Even through 2016 technology trends are creeping out of the woodwork, Joel Dolisy says colleges have been applying two major trends for years – Cloud computing and the Internet of Things (IoT).
“Cloud computing is here right now,” says Dolisy, CIO and CTO of SolarWinds. “It’s not a future thing…kids are using the Cloud in K-12 to higher ed. They all rely on Cloud computing, whether it’s for file-sharing, storing, application delivery, etc. It provides them a much easier way to give students and teachers the tools they need to support their courses.”
Because Cloud computing is heavily used in higher education already, Dolisy says that it serves as a “basic building block” for other applications, including IoT.
The Cloud also supports devices that are embedded in IoT, and all of the varying structures those devices are connected to.
“The Cloud has enabled the use of IoT,” Dolisy says. “Because with IoT, you have a bunch of devices spread around, but they need to communicate with something. They need to communicate with a network, and that network needs to have end points that are located somewhere. The Cloud has enabled endpoints that are listening for those devices and there are sensors spread around the globe, everywhere.”
Because usage of the Cloud and IoT are expected to grow this year, the costs of implementing solutions to support these trends are becoming more economical.
That means colleges are able to better afford these solutions and keep up with competing institutions.
One way colleges can implement these trends and keep up is by identifying which category they fit into: early adopter or follower.
Dolisy says being placed in either column is fine, and will help schools keep up with the technology-times.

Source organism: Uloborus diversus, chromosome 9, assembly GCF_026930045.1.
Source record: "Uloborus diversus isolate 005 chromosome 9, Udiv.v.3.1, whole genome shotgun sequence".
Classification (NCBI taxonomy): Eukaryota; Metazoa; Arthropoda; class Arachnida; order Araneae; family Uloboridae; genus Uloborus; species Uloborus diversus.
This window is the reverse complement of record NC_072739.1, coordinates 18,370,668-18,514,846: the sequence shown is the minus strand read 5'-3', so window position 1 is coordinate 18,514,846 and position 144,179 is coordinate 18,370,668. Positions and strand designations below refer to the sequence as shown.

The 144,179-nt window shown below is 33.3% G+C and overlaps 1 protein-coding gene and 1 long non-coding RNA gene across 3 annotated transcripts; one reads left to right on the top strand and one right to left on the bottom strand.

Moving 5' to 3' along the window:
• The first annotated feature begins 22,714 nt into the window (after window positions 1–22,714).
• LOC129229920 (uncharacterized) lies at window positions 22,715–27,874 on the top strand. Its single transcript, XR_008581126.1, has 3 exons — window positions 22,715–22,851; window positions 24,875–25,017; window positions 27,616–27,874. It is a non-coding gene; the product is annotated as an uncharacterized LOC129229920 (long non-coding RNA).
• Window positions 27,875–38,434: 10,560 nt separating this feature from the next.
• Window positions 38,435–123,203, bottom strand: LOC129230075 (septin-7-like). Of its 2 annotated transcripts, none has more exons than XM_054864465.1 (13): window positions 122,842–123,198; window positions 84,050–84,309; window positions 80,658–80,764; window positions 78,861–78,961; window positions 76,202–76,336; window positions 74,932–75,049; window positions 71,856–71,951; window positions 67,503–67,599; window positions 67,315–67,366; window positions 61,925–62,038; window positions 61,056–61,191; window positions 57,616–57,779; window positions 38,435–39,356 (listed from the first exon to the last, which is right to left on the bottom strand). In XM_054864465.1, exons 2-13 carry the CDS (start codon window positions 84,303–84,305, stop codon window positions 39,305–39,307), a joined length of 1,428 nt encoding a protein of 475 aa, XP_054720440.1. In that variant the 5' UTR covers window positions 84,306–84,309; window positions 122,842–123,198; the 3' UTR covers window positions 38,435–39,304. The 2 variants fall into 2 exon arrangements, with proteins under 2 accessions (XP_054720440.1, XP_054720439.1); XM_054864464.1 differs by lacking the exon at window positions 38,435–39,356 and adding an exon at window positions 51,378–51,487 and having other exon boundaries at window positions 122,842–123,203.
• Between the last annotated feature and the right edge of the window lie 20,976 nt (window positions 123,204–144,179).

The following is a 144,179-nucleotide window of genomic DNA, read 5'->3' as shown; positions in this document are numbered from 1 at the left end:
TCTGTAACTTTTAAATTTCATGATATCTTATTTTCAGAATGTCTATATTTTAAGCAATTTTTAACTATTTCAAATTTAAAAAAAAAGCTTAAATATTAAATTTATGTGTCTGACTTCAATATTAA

“You’ve got the early adopters, who will start looking at some of those new, enabling technologies as a game changer to allow them to increase the rate of success of their students,” he says. “Other colleges will start looking at what those leaders are doing, and then they will replicate them as they see the results coming. I think as you see the adopters putting in place those systems, taking advantage of the technology of the Cloud, of IoT, you’ll see a lot of those followers taking notice of that and follow.”
On top of identifying which category they fall into, Dolisy says colleges will have the most success with these trends in 2016 if they have an open mind towards using new technologies in general.
Being open means that colleges will have a good grasp of how their networks function and the strength of their network security.
“I think most of them are at some level aware of the security and deal with hundreds or thousands of devices on their networks,” Dolisy says. “They need to have a handle on security no matter what, but they also need to keep expanding that and start sharing files; for instance, for students or teachers [who use] the Cloud, they need to make sure they understand access control, who’s supposed to access what, when, etc.”